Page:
Majyd Aziz


HOLY QURAN: 6:123 – And thus We have placed within every city the greatest of its criminals to conspire therein. But they conspire not except against themselves, and they perceive [it] not.


The escalating volatile situation in Karachi has exposed the law enforcing agencies’ lack of expertise in controlling crime. At the same time, the failure of the politicians to evolve a workable solution has also showed their lack of will and command in persuading the law enforcing agencies to put their house in order. Moreover, the protagonists in Karachi’s own version of Chicago of days of Al Capone have exhibited no desire to cool down nor have they displayed any serious and sincere remorse in the multitude of deaths and injuries.


Daikho Gay To Mil Jayen Gi Har Mor Pe Laashain

Dhoondo Gay To Is Shehr Mein Qatil Na Milay Ga


In the mayhem and anarchic condition of Karachi, the brunt of all these have been borne by the innocent 30 million denizens who have no say whatsoever in this whole sordid environment. The dead victims of this mindless war have been transformed from faces and names to just numbers. The media just highlights the number of killed and, except for the victims’ families and friends, no one knows who these victims really are. For everyone else, they are just numbers. Period.


However, the real stakeholders of Karachi cannot claim genuine concern if they show apathy or complacency. In fact, Karachi’s stakeholders are not just residents of Karachi or those who venture into the city looking for employment or earning opportunities. The stakeholders of Karachi are 250 million people known as Pakistanis living in this country or for that matter those who are the Pakistani Diaspora.


The crimes of Karachi have become an albatross around the neck of the business community since this explosive and dangerous situation has compelled foreign buyers to revisit their business relationship with Pakistani businessmen. The hardhearted apathy of political parties (including ethnic and religious oriented) has outshone whatever flicker of hope the businessmen had that better sense will prevail.


Today, the flight of capital in tandem with pull-out of investment is due to the criminalization of Karachi, the breakdown of the security apparatus, and the juvenile actions of political parties. The near collapse of infrastructure has been extremely detrimental. Foreign investment has dipped while domestic investment is on hold. Due to the lack of concern and nonchalant attitude of political parties towards Karachi, the City of Lights, is today the City of Blood, the City of Darkness, and the City of Chaos. So, can there be a U-turn in the attitude of the political parties to earnestly endeavor to usher peace?There have been de-weaponization campaigns and clarion calls for ridding this City of arms. It is easier said than done. The solution is, however, possible. Enact a Federal law making illegal arms a crime punishable by life imprisonment. The culprit must be sentenced and if there is political pressure, the politician’s name must be forwarded to the Prime Minister for punitive action. An amnesty be declared for those surrendering illegal arms. This is a tall order, but efforts must be continuously made.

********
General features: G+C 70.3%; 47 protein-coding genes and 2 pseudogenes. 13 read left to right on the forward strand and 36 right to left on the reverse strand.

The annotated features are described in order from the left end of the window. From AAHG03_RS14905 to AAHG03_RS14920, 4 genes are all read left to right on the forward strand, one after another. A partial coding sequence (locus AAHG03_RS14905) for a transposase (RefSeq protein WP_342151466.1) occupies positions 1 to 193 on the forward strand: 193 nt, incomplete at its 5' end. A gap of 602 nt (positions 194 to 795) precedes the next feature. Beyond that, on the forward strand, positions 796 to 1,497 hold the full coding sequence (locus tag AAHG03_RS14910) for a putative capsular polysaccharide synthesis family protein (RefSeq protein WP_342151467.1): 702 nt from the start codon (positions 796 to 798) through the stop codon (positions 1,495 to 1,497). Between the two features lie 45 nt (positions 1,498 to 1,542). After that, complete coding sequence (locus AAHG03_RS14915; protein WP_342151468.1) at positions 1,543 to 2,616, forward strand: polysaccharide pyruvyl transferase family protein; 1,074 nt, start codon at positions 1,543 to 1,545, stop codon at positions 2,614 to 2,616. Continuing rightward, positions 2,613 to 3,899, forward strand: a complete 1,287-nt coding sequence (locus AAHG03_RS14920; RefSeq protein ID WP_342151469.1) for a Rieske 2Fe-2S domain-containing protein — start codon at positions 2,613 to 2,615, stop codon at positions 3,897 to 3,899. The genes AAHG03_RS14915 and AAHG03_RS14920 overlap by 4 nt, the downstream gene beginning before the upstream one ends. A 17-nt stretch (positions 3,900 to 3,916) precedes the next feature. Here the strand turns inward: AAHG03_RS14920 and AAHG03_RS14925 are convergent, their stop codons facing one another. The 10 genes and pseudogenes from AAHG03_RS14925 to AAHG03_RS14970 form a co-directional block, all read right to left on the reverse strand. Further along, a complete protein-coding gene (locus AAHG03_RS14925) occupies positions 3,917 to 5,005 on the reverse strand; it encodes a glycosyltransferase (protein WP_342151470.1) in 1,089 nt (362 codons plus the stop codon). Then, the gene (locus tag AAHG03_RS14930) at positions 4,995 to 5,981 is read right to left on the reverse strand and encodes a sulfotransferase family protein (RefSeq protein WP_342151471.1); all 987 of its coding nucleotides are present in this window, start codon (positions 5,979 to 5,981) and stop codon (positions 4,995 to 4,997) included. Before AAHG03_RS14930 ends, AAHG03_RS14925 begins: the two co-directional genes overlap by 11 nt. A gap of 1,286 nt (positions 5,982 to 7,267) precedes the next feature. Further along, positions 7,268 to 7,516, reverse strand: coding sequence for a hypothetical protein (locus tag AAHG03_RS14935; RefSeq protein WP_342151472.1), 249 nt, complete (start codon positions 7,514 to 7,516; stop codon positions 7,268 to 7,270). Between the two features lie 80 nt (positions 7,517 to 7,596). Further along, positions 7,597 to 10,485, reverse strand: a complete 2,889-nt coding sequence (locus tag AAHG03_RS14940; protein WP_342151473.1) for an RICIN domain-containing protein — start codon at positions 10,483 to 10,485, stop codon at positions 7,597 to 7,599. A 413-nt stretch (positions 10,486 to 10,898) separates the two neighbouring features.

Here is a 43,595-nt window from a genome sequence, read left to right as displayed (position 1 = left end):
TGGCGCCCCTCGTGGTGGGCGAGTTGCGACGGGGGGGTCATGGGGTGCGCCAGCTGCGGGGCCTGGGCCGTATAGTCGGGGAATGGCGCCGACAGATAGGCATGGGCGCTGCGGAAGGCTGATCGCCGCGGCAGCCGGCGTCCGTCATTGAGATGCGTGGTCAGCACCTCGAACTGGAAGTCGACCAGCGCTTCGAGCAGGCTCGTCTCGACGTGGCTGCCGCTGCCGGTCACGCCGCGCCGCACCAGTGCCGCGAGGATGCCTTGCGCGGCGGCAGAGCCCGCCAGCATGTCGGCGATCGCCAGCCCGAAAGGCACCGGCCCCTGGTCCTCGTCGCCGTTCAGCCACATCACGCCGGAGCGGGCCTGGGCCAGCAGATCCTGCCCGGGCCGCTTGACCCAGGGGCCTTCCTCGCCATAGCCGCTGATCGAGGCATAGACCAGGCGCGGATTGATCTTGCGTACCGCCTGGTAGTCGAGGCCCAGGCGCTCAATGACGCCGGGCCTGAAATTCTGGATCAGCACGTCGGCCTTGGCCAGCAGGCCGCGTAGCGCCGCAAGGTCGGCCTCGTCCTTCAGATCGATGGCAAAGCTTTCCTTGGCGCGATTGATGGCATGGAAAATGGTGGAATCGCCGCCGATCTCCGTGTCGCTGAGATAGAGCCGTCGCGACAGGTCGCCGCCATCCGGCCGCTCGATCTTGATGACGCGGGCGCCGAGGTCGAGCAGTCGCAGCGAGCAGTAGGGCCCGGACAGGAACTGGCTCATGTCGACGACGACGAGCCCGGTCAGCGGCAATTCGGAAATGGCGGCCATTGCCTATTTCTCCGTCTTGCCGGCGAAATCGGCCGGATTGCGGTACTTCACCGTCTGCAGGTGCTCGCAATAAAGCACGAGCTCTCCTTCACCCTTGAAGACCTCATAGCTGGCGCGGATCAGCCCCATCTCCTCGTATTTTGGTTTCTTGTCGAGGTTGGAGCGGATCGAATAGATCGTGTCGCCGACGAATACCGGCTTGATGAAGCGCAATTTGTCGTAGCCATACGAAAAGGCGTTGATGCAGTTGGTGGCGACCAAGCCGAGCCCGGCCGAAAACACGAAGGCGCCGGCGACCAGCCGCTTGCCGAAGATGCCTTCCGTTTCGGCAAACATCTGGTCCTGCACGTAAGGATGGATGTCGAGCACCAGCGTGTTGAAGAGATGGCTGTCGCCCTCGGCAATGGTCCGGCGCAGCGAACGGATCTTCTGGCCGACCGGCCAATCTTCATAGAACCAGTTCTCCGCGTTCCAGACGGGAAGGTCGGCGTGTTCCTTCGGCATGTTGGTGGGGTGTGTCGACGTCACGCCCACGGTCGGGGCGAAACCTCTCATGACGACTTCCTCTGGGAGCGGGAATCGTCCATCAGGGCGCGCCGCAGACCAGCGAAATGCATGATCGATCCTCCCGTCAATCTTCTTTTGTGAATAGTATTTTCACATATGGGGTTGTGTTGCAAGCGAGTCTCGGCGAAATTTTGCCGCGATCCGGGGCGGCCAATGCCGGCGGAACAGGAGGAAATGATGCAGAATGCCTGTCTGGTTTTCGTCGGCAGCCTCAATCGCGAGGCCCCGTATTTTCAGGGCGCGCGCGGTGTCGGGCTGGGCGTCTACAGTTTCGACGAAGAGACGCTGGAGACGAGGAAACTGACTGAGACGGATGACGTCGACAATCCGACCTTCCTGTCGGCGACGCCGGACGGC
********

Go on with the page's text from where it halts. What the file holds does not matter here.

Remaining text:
The reason for the businessmen’s frustration and exasperation is that it is Karachi that is the prime contributor to the nation’s Treasury and is the major source of meaningful employment. Karachi is also a two-port city as well as having the most literate population among all cities of Pakistan. Moreover, Pakistan is known because of Karachi and thus, net-net, Pakistan suffers if Karachi breaks down.


Thus, the time has come for Karachi’s businessmen, spearheaded by Karachi Chamber of Commerce and Industry, to initiate a campaign for peace. When the going was tough in Karachi two decades ago, KCCI, under the visionary leadership of late Siraj Kassam Teli, organized the My Karachi —an oasis of harmony Exhibition that has now become an iconic annual event. It is time to initiate another such campaign that should be called Our Karachi —citadel of peace.


The salient features of the campaign would be:

  1. Letter campaign. Millions of letters (in English or Urdu) addressed to COAS General Asim Munir and Chief Justice Supreme Court Justice Qazi Faez Isa.
  2. SMS/Whatsapp campaign. Millions of SMS/Whatsapp to one another, to Ministers, to Judges, to Media, to Uniformed Personnel, and to Politicians.
  3. Diaspora campaign: Pakistanis living in alien lands be encouraged to join the campaign and also bombard Pakistani Embassies, High Commissions, and Honorary Consulates with emails, Whatsapp, and letters.
  4. Disclosure campaign: Difficult but doable. People should come forward and relate to a central hotline, throughSMS, Whatsapp, emails, and letters, how much and to whom they paid graft.
  5. Media campaign: Concerned citizens, Chambers, Trade Associations, and NGOs must issue advertisements appealing for sanity and stability.
  6. Neighborhood campaign: Social activist residents must organize corner meetings and get-togethers where residents would assemble, discuss, and formulate concerns and consequences.


More importantly, KCCI should organize an All-Parties Conference and come heavy on the hierarchies of political parties that if they do not play their role to ensure peace and harmony in Karachi, these politicians might as well let non-democratic forces, with full support and cooperation of the business community, take over command for a real long time. Alternatively, all should agree on a Charter of Peace, guaranteed and monitored by the Armed Forces, Judiciary, and Business Community.

(The writer is former President of

                                Karachi Chamber of Commerce and Industry)


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